The following is a listing of various concerns and observations I have in regards to ASU. Whenever I state “ASU” or “the School” I am referencing the owning and operating family--names noted previously. The foreign administration, principals and vice principals, are in a different grouping and addressed accordingly throughout.

  • The School does not maintain Social health notebooks for foreign teachers--or at least they were NOT maintained during my three years of employment. I’m told that Orchlon, ISU, and other international schools in the city DO maintain these for ALL their faculty (as that is the law to my understanding). Foreign administration at ASU is NOT knowledgeable about this requirement. I had friends married to Mongolian citizens which is why I was aware of it;
  • I am not confident that my Personal Income taxes were paid (10% deducted from each paycheck and withheld by the School’s Finance Office) to the Mongolian government. For that matter, I am not confident that income taxes are paid for ANY foreign employees. I suspect this because after meeting with legal counsel in the fall of 2016 (regarding the social health notebook situation previously noted) I learned that the Social Health and Personal Income Tax offices communicate on a periodic basis. If Social Health notebooks aren’t maintained for foreign employees, then I think a reconciliation between these two offices would show the absence of “notebooks” in both offices for all foreign employees. As the sole income for my family of three at the time (2016), I opted to not pursue inquiry at my local tax office;
  • Before leaving in June 2018 I was made aware of the fact that for the upcoming school year (2018-19) the School is purchasing ONE copy of a textbook and all other copies (from 15 to 60 for class/grade sets) will be manufactured/reproduced in Mongolia, thereby breaking copyright law. I know that former administration (Dr. Sutton Jones) fought against this decision, but lost. The owners want to cut money corners anywhere and everywhere they can;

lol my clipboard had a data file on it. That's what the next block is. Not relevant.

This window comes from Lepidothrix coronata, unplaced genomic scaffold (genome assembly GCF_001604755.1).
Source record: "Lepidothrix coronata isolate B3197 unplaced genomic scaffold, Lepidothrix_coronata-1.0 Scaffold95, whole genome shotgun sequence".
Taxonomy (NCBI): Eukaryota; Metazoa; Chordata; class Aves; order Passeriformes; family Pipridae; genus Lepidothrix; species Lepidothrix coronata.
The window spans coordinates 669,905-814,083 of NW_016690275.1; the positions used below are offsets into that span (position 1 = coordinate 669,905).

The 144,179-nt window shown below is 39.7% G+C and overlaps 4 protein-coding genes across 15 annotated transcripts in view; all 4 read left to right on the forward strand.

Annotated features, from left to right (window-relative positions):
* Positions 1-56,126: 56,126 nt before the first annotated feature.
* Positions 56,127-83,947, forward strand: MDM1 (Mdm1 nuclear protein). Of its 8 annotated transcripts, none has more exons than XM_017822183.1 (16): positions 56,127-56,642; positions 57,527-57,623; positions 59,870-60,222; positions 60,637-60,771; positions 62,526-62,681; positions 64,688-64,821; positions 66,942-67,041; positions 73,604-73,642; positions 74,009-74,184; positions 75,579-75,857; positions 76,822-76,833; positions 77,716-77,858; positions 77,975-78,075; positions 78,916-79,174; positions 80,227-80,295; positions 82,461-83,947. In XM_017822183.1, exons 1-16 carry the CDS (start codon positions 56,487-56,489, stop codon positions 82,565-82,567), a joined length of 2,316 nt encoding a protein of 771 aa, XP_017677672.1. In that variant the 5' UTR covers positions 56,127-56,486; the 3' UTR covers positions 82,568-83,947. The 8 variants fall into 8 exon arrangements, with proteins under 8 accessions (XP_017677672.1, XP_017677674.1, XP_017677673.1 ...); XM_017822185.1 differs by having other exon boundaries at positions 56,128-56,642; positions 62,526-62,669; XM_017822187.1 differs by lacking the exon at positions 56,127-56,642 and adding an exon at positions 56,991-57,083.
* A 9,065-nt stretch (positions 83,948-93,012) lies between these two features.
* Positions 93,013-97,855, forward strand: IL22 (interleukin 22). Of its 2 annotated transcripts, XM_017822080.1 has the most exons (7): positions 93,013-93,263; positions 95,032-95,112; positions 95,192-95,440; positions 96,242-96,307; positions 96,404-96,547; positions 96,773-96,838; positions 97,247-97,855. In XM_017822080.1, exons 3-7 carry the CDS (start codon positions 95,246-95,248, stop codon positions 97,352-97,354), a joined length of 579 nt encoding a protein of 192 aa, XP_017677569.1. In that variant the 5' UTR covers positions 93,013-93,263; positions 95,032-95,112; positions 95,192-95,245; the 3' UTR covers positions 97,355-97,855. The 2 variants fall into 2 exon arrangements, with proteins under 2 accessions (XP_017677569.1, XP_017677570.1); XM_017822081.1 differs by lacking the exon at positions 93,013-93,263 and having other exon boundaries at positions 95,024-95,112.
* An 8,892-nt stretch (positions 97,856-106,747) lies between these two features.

• ASU makes students and faculty “fundraise” nonstop so that the very things that tuition should be covering (ACAMIS sports trips, musical and drama productions, cost of referees for sporting events, cost to rent soccer field, etc) can be paid for. It was common to see our administrators (Dr Sutton Jones and Ms Effa) in the lobby on most days selling baked goods in order to cover the costs associated with standard and expected programs. I will note that at the end of this past school year I heard that a small amount of money was earmarked for the next Musical (no mention of the fall Drama production though), and also a bit for referees for sporting events;
  • The School uses Illegal copies of software (ex. Microsoft Windows, etc);
  • ASU recently drafted and put into use what some can call a “racist pay scale structure” to save money and devalue professionals (those certified in North America, Australia, or the UK will make $5,000 more--annually--than those certified elsewhere). This decision was made solely by the owning family with no input or agreement from foreign administration;